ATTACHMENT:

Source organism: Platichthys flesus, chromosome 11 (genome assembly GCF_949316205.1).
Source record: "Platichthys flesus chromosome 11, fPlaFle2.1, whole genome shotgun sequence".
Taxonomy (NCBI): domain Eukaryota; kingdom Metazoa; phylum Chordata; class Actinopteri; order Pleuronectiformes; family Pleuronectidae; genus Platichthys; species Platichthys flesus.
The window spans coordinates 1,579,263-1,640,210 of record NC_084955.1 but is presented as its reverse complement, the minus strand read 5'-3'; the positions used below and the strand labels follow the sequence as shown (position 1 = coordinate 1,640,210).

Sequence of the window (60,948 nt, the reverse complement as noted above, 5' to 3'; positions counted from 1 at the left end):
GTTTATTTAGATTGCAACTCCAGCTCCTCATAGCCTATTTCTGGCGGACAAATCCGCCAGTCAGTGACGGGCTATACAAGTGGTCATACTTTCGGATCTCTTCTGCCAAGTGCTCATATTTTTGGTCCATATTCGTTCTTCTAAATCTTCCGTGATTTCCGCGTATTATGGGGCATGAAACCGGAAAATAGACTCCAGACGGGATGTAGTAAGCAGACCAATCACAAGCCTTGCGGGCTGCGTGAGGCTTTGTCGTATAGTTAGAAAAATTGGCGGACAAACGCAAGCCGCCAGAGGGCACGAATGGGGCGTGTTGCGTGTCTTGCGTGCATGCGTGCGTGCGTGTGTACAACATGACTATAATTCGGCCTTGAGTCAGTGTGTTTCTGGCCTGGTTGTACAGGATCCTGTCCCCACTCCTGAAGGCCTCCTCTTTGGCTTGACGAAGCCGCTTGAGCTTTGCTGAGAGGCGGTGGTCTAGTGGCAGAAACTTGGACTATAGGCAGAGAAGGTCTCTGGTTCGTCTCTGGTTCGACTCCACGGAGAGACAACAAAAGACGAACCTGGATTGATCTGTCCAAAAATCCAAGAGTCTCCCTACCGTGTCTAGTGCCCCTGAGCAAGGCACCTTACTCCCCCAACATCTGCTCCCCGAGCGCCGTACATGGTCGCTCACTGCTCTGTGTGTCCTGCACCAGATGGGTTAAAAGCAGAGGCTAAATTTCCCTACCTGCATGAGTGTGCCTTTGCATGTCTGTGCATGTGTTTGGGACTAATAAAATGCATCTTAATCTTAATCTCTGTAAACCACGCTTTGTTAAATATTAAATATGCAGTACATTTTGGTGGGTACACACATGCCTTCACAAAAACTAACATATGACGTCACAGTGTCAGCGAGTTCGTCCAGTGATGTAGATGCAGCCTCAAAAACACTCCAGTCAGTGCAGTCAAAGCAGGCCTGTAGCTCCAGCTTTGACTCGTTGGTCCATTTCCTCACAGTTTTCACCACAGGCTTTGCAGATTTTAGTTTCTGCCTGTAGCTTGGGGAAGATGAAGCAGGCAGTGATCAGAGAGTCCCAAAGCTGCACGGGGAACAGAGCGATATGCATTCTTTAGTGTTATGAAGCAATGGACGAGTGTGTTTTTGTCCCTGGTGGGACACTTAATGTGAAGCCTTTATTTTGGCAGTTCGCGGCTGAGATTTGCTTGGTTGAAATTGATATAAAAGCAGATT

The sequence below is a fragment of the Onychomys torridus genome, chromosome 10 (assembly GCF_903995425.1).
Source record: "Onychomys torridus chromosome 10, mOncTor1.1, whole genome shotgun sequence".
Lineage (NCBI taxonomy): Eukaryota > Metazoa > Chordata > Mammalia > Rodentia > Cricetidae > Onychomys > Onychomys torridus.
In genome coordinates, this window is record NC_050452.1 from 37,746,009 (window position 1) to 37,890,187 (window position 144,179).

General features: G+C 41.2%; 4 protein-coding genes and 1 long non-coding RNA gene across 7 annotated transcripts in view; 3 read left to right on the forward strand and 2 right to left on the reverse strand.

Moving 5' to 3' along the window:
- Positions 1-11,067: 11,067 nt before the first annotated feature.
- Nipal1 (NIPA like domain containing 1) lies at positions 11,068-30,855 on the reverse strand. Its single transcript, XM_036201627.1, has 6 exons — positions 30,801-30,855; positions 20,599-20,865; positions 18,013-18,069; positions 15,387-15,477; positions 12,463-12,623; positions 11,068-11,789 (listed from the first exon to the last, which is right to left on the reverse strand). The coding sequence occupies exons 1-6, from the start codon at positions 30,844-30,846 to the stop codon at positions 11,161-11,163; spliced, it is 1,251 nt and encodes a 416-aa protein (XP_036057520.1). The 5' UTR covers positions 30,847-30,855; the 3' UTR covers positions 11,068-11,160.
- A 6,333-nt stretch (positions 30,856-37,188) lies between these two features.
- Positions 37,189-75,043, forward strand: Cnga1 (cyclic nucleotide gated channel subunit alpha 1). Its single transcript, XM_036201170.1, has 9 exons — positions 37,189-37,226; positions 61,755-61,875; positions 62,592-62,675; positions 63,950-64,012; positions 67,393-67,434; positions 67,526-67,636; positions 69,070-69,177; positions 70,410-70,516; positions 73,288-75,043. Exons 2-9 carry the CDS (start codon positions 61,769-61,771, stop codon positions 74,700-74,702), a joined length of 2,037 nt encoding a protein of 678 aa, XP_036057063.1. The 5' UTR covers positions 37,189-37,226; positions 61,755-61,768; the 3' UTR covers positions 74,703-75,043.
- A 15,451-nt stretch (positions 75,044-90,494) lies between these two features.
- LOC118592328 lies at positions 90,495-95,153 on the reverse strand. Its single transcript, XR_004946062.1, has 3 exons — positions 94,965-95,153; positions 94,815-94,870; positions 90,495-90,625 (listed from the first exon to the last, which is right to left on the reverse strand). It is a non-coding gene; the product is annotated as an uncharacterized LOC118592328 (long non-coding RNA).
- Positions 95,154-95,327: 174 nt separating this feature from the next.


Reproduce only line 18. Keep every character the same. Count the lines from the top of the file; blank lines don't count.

- LOC118592328 lies at positions 90,495-95,153 on the reverse strand. Its single transcript, XR_004946062.1, has 3 exons — positions 94,965-95,153; positions 94,815-94,870; positions 90,495-90,625 (listed from the first exon to the last, which is right to left on the reverse strand). It is a non-coding gene; the product is annotated as an uncharacterized LOC118592328 (long non-coding RNA).